Cyrus Mistry ouster: Tata Global Beverages in bid to ring-fence itself
Tata Global Beverages passes circular resolution to remove Cyrus Mistry, days after voting him out; move is seen as a bid to avoid legal complications
Mumbai: Tata Global Beverages Ltd (TGBL) on Friday passed a circular resolution to remove Cyrus P. Mistry as chairman, even though the board had already voted him out on 15 November.
At that time, Mistry had called the move illegal as it was not part of the board’s agenda. Tata Global Beverages had justified it by saying the removal was well within legal framework and informed the stock exchanges as well.
Lawyers and proxy advisers said the resolution is an act of ring-fencing by the Tatas to avoid any legal complications later. Tata Global Beverages might also have been prompted to float such a resolution after the Mistry camp claimed that the video recording of the 15 November meeting—one is required by law—wasn’t made available to the ousted chairman.
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“Since the recording is not available, this is probably being done to cure the defect which may be a subject matter of challenge,” said Anand Desai, managing partner with law firm DSK Legal.
An email sent to the Tata Global Beverages spokesperson on Sunday remained unanswered. Harish Bhat, chairman of TGBL, did not respond to text messages and calls on his mobile phone.
“The resolution is being passed for abundant caution, without prejudice to legality and validity,” said the six-page notice sent to all 11 board members (including Mistry). Mint has a seen a copy of the circular resolution.
The notice also said that the company is in receipt of a communication from Mistry who has put forth “a baseless allegation of procedural anomalies”.
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Mistry had on Friday written an email challenging the legality and genuineness of the 15 November meeting in the absence of a video recording to validate it after he was told by Tata Global Beverages’s company secretary in a 21 November email on that the recording didn’t happen because of “systemic failure”.
Electronic record-keeping of a board meeting is a requirement under the Secretarial Standards, (which came into effect July 2015) if any director of the board is attending the meeting via video conferencing. “The fact that they (Tata Global Beverages) feel the need to follow an alternative method of making sure shows that they were not confident of what they did in the first place,” said Anuradha Salhotra, partner at New Delhi-based law firm Lall, Lahiri and Salhotra.
Tata Global Beverages is the second company after Tata Steel Ltd to move a circular resolution to remove Mistry as chairman.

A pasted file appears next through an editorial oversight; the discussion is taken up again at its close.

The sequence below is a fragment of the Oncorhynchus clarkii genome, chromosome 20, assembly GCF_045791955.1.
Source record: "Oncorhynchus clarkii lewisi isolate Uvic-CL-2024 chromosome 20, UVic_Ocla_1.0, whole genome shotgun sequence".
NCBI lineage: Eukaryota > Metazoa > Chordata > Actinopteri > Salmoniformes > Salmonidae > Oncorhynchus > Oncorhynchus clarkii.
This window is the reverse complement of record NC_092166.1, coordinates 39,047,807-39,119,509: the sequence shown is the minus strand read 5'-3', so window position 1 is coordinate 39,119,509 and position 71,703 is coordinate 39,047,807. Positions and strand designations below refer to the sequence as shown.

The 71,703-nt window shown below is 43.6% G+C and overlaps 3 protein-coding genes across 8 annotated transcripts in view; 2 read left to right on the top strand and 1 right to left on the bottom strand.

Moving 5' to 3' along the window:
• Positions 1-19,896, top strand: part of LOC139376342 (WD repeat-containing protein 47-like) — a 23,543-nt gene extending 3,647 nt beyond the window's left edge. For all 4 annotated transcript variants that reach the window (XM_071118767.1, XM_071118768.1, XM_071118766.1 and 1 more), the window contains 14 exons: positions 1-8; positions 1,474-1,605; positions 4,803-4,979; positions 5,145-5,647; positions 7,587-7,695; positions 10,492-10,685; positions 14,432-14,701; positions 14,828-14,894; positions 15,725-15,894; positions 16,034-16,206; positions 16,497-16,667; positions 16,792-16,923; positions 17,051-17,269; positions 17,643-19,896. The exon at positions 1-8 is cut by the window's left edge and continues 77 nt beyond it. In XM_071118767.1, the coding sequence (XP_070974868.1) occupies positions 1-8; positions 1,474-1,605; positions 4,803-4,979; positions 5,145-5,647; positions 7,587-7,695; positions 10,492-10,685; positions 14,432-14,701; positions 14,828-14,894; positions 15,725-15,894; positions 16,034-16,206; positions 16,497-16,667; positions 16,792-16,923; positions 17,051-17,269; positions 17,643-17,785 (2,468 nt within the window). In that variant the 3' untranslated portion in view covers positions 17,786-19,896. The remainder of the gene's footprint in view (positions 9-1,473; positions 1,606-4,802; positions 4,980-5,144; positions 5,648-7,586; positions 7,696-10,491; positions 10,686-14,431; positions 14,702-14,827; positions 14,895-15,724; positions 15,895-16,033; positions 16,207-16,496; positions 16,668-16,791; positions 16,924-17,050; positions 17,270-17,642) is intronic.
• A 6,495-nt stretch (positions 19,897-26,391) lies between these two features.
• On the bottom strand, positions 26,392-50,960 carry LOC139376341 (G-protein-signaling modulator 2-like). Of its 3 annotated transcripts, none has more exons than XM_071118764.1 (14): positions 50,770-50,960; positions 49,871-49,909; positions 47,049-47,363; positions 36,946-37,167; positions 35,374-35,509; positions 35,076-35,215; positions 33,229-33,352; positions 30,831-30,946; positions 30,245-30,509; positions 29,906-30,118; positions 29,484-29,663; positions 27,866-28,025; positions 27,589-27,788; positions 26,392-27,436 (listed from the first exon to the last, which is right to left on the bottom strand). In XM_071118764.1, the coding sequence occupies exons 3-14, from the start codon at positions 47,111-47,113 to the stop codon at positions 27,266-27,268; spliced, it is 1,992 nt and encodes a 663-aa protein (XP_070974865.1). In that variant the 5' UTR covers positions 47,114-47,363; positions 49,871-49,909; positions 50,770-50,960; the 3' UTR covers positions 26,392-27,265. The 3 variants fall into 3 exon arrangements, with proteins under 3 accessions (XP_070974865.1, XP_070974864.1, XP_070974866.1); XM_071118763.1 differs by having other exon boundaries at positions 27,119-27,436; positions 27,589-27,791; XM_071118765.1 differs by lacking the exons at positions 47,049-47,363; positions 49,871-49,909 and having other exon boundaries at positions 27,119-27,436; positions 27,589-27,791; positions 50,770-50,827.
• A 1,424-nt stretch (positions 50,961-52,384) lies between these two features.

Such resolutions are passed in between the board meetings to seek the consent of board members. But unlike Tata Steel, Tata Global Beverages will not notify the stock exchanges about the resolution as the firm has already notified once on 15 November, said S. Santhanakrishnan, non-executive, non-independent board member of the coffee and tea company.
“The circular resolution is further evidence, if any is needed, of the legality of certain decisions of the board meeting of 15 November that Mistry has already questioned,” said a person close to Mistry. “It is seriously a point of anxiety for the Tatas.”
Santhanakrishnan, however, defended the 15 November board meeting and said that the circular was passed only to “reaffirm and confirm”, just in case Mistry goes to court challenging the non-recording and validity of the meet. “If seven out of 10 directors vote in favour, are you going to take away the resolution’s majority power for a technical reason?” asked Santhanakrishnan. “For a technical resolution, you can’t disqualify everything.”
The circular resolution too was passed by the same vote count, said two people with direct knowledge, including Santhanakrishnan.
The Tata Global Beverages board has six independent directors: Darius Pandole, V. Leeladhar, Mallika Srinivasan, Analjit Singh, Ranjana Kumar and Ireena Vittal.
Pandole did not respond to phone calls and text messages, while Leeladhar, Srinivasan, and Singh couldn’t be reached. Kumar and Vittal declined to comment.
Allegations and counter allegations have swirled ever since Mistry’s abrupt ouster as chairman of Tata Sons, the holding firm of the salt-to-software conglomerate. Both groups are bracing for the fight to finish at the upcoming extraordinary general meetings at group companies which Tata Sons has called to remove Mistry as a director.